Asparagus also is very low in calories and like other green vegetables, it’s an excellent source of vitamin K, folate, fiber, and vitamins A and C. It also contains beneficial prebiotic fiber that supports our microbiome, a critical component of health for many body systems (heart, brain, immune, digestive). Asparagus also contains many beneficial antioxidants that support immunity, reduce inflammation and protect against cancer.
June marks the end of fresh asparagus season at PCC, but you’ll find it year-round in our freezer section, ready to add to stir-fries, pasta, frittatas and more.
Glyphosate and wheat
I’m looking for wheat flour for bread-making and general all-purpose that has not been sprayed in the field with glyphosate. I’ve done hours of research and came up empty.
Apparently, even flour marked “organic” can have some glyphosate content. I noticed you carry Fairhaven flour. Fairhaven’s website sounds like it might fill the bill. What about Bob’s Red Mill? Is it glyphosate-free?
PCC replies: Choosing organic wheat is the best way to avoid glyphosate. Organic farming prohibits use of glyphosate and any traces in organic wheat are fractional compared to levels in non-organic, so we recommend choosing organic to minimize glyphosate intake. All our bulk wheat flours are certified organic, including some from Fairhaven. Bob’s Red Mill has several organic flours but also non-organic, so look for the organic seal.
I’m interested to know why PCC supplements do not have the USP Dietary Supplement Verification mark. This indicates a supplement has been submitted voluntarily to the USP (U.S. pharmacopeial) by its manufacturer and has met the program criteria, which includes quality, purity, potency, performance and consistency and current U.S. Food and Drug Administration (FDA) good manufacturing practices. I have been told by many very reputable health professionals to purchase only supplements with this mark.
Who is the manufacturer of PCC supplements?
— Joyce Turner
PCC Health and Body Care Merchandiser Terry DeBlasio replies: All supplements and vitamins, contrary to popular belief, are regulated by the FDA and are subject to current Good Manufacturing Practices (CGMPs). There are three agencies that verify quality, purity, performance and consistency for supplements: USP, NSF and NPA. USP is a nongovernmental health organization that sets official public standards. NPA (Natural Products Association) is the nation’s largest and oldest nonprofit organization dedicated to the natural products industry. NSF is the National Sanitation Foundation, a public health and safety organization that provides auditing for a range of industries. All are third-party certifiers, and although each is nonprofit, all charge for that service. All have strict requirements and adhere to the Code of Federal Regulations (CFR) of the federal government. These CFR rules are the basis for the FDA’s CGMPs.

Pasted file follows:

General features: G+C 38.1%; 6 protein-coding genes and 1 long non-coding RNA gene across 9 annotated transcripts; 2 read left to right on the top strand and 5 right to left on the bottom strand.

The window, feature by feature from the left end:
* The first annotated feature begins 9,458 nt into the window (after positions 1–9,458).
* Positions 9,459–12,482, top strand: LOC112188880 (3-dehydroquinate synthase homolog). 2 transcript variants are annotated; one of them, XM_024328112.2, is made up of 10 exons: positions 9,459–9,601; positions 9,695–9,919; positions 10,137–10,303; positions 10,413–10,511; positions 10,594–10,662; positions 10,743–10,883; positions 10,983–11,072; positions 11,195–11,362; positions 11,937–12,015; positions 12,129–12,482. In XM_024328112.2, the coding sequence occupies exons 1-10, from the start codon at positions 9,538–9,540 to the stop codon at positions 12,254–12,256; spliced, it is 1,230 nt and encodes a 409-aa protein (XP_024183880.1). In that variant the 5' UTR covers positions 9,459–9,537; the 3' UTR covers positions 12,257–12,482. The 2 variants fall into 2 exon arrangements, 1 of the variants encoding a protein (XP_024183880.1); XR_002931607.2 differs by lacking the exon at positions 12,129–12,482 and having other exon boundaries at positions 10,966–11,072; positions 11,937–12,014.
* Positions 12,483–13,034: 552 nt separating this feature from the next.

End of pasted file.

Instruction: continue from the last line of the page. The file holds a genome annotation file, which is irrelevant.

All vitamins and supplements sold at PCC follow CGMPs. Our private-label supplements are made by Vitamer, which is certified to CGMPs by NPA. NPA certification covers all requirements of the CGMP as well as certain additional factors not required by the FDA. The Vitamer facility also is registered and inspected by the FDA for pharmaceutical manufacturing, an added layer of quality standards.
To meet CGMP standards, even without third-party verification, regular inspections and documentations are required by the FDA. Companies such as Vitamer go the extra step and add a third-party certification, in this case NPA verification.
“PCC has used WISErg Corporation’s food scrap harvesters to convert nearly 400 tons of food scraps into organic fertilizer” (Facebook post, April 22).
Not to be negative — I hope as much food as possible is being donated to food banks before “food scraps” are sent to composters. When I first got laying hens, I collected organic food scraps for them from the produce department at Marlene’s Market. I was amazed at the amount of less-than-perfect, but very edible, fruits and veggies in the compost bin. (I’ll admit the hens shared.) So now I take every opportunity to encourage donations to food banks. Keep up the good work, PCC!
— Jeanne Fancher, via Facebook
PCC replies: PCC donates as much usable food as possible (produce, deli items, dairy, grocery, etc.) to our partner food banks and to several nonprofit organizations in our community (see pccmarkets.com/foodbank). The only foods that go into the WISErg harvesters are those that the organizations can’t accept, with the exception of our hot food bar items. We’re working on the logistics of how to give hot bar foods to nonprofits.
I just saw one of the coolest things I’ve ever seen at the PCC in Greenlake. I was standing in line, and right in front of me was a person who seemed to be deaf and blind. He pointed to his ear when it was his time to pay, signaling to the cashier that he couldn’t hear. Out of the blue, John, the cashier, held the customer’s palm and started signing into it. He told him how much he had to pay, and also asked if he wanted a bag — all with ASL. The customer’s face lit up as John knew exactly how to communicate with him. I thought this was so fortuitous. It turns out that John had studied ASL in college and this was the first time he had encountered a deaf-blind customer. It certainly made my week, and I thought I’d share this with you. — Carlos Otero